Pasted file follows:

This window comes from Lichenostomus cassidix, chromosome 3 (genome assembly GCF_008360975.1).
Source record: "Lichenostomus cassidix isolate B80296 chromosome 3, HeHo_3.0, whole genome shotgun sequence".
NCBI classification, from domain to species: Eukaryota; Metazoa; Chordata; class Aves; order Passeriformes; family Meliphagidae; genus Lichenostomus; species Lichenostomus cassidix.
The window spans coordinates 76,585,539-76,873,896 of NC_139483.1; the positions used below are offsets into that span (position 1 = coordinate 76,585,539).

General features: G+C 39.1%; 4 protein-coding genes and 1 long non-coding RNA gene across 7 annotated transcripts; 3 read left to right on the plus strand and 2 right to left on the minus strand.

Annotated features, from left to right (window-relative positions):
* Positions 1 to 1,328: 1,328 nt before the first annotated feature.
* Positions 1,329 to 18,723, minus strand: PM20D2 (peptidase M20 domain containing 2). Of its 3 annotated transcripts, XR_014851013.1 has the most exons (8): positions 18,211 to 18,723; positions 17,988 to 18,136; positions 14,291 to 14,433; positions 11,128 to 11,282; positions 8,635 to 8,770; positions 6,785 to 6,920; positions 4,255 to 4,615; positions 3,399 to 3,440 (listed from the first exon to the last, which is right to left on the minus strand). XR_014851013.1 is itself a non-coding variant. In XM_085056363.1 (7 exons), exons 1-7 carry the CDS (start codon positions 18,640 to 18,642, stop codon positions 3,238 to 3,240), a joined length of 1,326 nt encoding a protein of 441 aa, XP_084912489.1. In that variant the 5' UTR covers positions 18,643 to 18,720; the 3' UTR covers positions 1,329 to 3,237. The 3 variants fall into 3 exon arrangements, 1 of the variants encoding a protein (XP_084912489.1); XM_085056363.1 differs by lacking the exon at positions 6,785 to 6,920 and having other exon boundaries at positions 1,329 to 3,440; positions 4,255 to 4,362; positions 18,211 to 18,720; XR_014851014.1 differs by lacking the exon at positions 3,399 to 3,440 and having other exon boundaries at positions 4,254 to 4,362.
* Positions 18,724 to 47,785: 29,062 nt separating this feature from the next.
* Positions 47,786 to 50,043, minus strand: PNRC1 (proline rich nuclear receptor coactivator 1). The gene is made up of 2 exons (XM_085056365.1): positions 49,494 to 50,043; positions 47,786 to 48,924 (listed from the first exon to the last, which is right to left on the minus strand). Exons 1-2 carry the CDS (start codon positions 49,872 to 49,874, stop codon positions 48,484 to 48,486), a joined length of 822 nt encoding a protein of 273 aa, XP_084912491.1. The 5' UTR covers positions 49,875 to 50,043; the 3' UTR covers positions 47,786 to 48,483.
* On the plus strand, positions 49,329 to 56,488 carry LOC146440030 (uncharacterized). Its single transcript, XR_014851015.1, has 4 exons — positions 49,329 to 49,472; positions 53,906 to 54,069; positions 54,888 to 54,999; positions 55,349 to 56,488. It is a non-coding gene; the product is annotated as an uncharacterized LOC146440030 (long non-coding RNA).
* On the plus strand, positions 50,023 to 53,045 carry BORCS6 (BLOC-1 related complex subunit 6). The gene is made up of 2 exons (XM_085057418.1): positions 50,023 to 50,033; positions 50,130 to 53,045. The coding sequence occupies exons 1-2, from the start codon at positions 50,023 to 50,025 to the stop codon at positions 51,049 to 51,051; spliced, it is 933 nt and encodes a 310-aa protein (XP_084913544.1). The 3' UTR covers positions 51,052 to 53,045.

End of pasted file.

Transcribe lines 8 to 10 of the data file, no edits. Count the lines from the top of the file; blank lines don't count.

* Positions 1,329 to 18,723, minus strand: PM20D2 (peptidase M20 domain containing 2). Of its 3 annotated transcripts, XR_014851013.1 has the most exons (8): positions 18,211 to 18,723; positions 17,988 to 18,136; positions 14,291 to 14,433; positions 11,128 to 11,282; positions 8,635 to 8,770; positions 6,785 to 6,920; positions 4,255 to 4,615; positions 3,399 to 3,440 (listed from the first exon to the last, which is right to left on the minus strand). XR_014851013.1 is itself a non-coding variant. In XM_085056363.1 (7 exons), exons 1-7 carry the CDS (start codon positions 18,640 to 18,642, stop codon positions 3,238 to 3,240), a joined length of 1,326 nt encoding a protein of 441 aa, XP_084912489.1. In that variant the 5' UTR covers positions 18,643 to 18,720; the 3' UTR covers positions 1,329 to 3,237. The 3 variants fall into 3 exon arrangements, 1 of the variants encoding a protein (XP_084912489.1); XM_085056363.1 differs by lacking the exon at positions 6,785 to 6,920 and having other exon boundaries at positions 1,329 to 3,440; positions 4,255 to 4,362; positions 18,211 to 18,720; XR_014851014.1 differs by lacking the exon at positions 3,399 to 3,440 and having other exon boundaries at positions 4,254 to 4,362.
* Positions 18,724 to 47,785: 29,062 nt separating this feature from the next.
* Positions 47,786 to 50,043, minus strand: PNRC1 (proline rich nuclear receptor coactivator 1). The gene is made up of 2 exons (XM_085056365.1): positions 49,494 to 50,043; positions 47,786 to 48,924 (listed from the first exon to the last, which is right to left on the minus strand). Exons 1-2 carry the CDS (start codon positions 49,872 to 49,874, stop codon positions 48,484 to 48,486), a joined length of 822 nt encoding a protein of 273 aa, XP_084912491.1. The 5' UTR covers positions 49,875 to 50,043; the 3' UTR covers positions 47,786 to 48,483.